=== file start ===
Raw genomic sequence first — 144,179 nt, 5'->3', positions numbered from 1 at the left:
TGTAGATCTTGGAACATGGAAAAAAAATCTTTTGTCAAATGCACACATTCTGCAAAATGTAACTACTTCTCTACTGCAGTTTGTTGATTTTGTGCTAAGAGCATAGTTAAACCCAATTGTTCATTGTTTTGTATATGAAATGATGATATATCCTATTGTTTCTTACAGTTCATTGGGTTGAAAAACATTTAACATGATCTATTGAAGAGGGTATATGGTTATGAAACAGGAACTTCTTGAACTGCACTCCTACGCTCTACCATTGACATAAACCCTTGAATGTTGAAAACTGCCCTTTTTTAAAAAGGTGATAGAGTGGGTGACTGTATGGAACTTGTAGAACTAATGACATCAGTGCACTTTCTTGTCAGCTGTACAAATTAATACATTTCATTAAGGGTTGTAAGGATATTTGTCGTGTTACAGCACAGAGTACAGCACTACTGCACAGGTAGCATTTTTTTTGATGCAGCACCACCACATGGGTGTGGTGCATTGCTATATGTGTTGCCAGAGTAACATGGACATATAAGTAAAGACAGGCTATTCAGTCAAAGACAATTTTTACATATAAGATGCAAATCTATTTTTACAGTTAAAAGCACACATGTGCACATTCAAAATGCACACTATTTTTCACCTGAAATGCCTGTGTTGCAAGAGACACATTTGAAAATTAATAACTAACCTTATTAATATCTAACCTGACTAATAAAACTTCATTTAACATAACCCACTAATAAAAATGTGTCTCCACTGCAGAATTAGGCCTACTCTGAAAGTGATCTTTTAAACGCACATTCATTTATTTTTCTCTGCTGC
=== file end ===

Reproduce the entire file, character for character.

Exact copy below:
Raw genomic sequence first — 144,179 nt, 5'->3', positions numbered from 1 at the left:
TGTAGATCTTGGAACATGGAAAAAAAATCTTTTGTCAAATGCACACATTCTGCAAAATGTAACTACTTCTCTACTGCAGTTTGTTGATTTTGTGCTAAGAGCATAGTTAAACCCAATTGTTCATTGTTTTGTATATGAAATGATGATATATCCTATTGTTTCTTACAGTTCATTGGGTTGAAAAACATTTAACATGATCTATTGAAGAGGGTATATGGTTATGAAACAGGAACTTCTTGAACTGCACTCCTACGCTCTACCATTGACATAAACCCTTGAATGTTGAAAACTGCCCTTTTTTAAAAAGGTGATAGAGTGGGTGACTGTATGGAACTTGTAGAACTAATGACATCAGTGCACTTTCTTGTCAGCTGTACAAATTAATACATTTCATTAAGGGTTGTAAGGATATTTGTCGTGTTACAGCACAGAGTACAGCACTACTGCACAGGTAGCATTTTTTTTGATGCAGCACCACCACATGGGTGTGGTGCATTGCTATATGTGTTGCCAGAGTAACATGGACATATAAGTAAAGACAGGCTATTCAGTCAAAGACAATTTTTACATATAAGATGCAAATCTATTTTTACAGTTAAAAGCACACATGTGCACATTCAAAATGCACACTATTTTTCACCTGAAATGCCTGTGTTGCAAGAGACACATTTGAAAATTAATAACTAACCTTATTAATATCTAACCTGACTAATAAAACTTCATTTAACATAACCCACTAATAAAAATGTGTCTCCACTGCAGAATTAGGCCTACTCTGAAAGTGATCTTTTAAACGCACATTCATTTATTTTTCTCTGCTGC